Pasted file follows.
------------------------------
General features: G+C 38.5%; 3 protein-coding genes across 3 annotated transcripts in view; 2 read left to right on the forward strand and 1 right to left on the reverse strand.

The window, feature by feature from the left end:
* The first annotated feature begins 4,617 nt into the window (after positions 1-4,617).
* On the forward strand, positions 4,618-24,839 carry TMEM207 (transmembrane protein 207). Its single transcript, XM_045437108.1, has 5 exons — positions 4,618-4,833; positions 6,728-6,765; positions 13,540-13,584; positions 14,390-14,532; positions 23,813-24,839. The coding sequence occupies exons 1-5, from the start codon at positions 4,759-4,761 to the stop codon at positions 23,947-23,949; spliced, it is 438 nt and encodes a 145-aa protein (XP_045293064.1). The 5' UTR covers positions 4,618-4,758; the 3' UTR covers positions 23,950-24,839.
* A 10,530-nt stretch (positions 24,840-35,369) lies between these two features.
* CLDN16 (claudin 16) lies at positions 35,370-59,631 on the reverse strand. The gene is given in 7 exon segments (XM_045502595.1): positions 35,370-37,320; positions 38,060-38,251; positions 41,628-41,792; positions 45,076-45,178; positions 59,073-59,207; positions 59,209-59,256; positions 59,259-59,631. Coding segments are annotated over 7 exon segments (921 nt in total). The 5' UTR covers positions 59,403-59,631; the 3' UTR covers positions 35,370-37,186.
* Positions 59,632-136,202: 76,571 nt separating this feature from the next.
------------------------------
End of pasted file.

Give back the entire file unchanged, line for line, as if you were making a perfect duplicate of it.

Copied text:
General features: G+C 38.5%; 3 protein-coding genes across 3 annotated transcripts in view; 2 read left to right on the forward strand and 1 right to left on the reverse strand.

The window, feature by feature from the left end:
* The first annotated feature begins 4,617 nt into the window (after positions 1-4,617).
* On the forward strand, positions 4,618-24,839 carry TMEM207 (transmembrane protein 207). Its single transcript, XM_045437108.1, has 5 exons — positions 4,618-4,833; positions 6,728-6,765; positions 13,540-13,584; positions 14,390-14,532; positions 23,813-24,839. The coding sequence occupies exons 1-5, from the start codon at positions 4,759-4,761 to the stop codon at positions 23,947-23,949; spliced, it is 438 nt and encodes a 145-aa protein (XP_045293064.1). The 5' UTR covers positions 4,618-4,758; the 3' UTR covers positions 23,950-24,839.
* A 10,530-nt stretch (positions 24,840-35,369) lies between these two features.
* CLDN16 (claudin 16) lies at positions 35,370-59,631 on the reverse strand. The gene is given in 7 exon segments (XM_045502595.1): positions 35,370-37,320; positions 38,060-38,251; positions 41,628-41,792; positions 45,076-45,178; positions 59,073-59,207; positions 59,209-59,256; positions 59,259-59,631. Coding segments are annotated over 7 exon segments (921 nt in total). The 5' UTR covers positions 59,403-59,631; the 3' UTR covers positions 35,370-37,186.
* Positions 59,632-136,202: 76,571 nt separating this feature from the next.